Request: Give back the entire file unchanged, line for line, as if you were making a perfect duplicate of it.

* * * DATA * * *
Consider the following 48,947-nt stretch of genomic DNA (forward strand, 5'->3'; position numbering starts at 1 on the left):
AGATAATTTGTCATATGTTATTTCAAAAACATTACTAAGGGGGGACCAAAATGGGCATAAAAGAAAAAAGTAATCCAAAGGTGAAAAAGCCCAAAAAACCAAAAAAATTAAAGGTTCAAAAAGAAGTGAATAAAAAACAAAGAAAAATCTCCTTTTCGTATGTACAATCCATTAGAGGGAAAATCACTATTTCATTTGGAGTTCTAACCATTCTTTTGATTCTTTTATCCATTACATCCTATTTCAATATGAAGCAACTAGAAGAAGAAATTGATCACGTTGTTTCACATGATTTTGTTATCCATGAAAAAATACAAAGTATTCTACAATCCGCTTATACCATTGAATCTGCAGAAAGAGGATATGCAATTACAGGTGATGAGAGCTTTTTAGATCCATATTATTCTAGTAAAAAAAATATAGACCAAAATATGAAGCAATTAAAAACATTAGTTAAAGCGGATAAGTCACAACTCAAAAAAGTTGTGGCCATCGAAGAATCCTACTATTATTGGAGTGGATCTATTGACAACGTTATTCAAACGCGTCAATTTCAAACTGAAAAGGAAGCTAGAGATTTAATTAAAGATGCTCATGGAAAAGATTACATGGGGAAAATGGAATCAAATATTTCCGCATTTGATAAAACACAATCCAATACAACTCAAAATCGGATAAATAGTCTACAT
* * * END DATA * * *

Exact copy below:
Consider the following 48,947-nt stretch of genomic DNA (forward strand, 5'->3'; position numbering starts at 1 on the left):
AGATAATTTGTCATATGTTATTTCAAAAACATTACTAAGGGGGGACCAAAATGGGCATAAAAGAAAAAAGTAATCCAAAGGTGAAAAAGCCCAAAAAACCAAAAAAATTAAAGGTTCAAAAAGAAGTGAATAAAAAACAAAGAAAAATCTCCTTTTCGTATGTACAATCCATTAGAGGGAAAATCACTATTTCATTTGGAGTTCTAACCATTCTTTTGATTCTTTTATCCATTACATCCTATTTCAATATGAAGCAACTAGAAGAAGAAATTGATCACGTTGTTTCACATGATTTTGTTATCCATGAAAAAATACAAAGTATTCTACAATCCGCTTATACCATTGAATCTGCAGAAAGAGGATATGCAATTACAGGTGATGAGAGCTTTTTAGATCCATATTATTCTAGTAAAAAAAATATAGACCAAAATATGAAGCAATTAAAAACATTAGTTAAAGCGGATAAGTCACAACTCAAAAAAGTTGTGGCCATCGAAGAATCCTACTATTATTGGAGTGGATCTATTGACAACGTTATTCAAACGCGTCAATTTCAAACTGAAAAGGAAGCTAGAGATTTAATTAAAGATGCTCATGGAAAAGATTACATGGGGAAAATGGAATCAAATATTTCCGCATTTGATAAAACACAATCCAATACAACTCAAAATCGGATAAATAGTCTACAT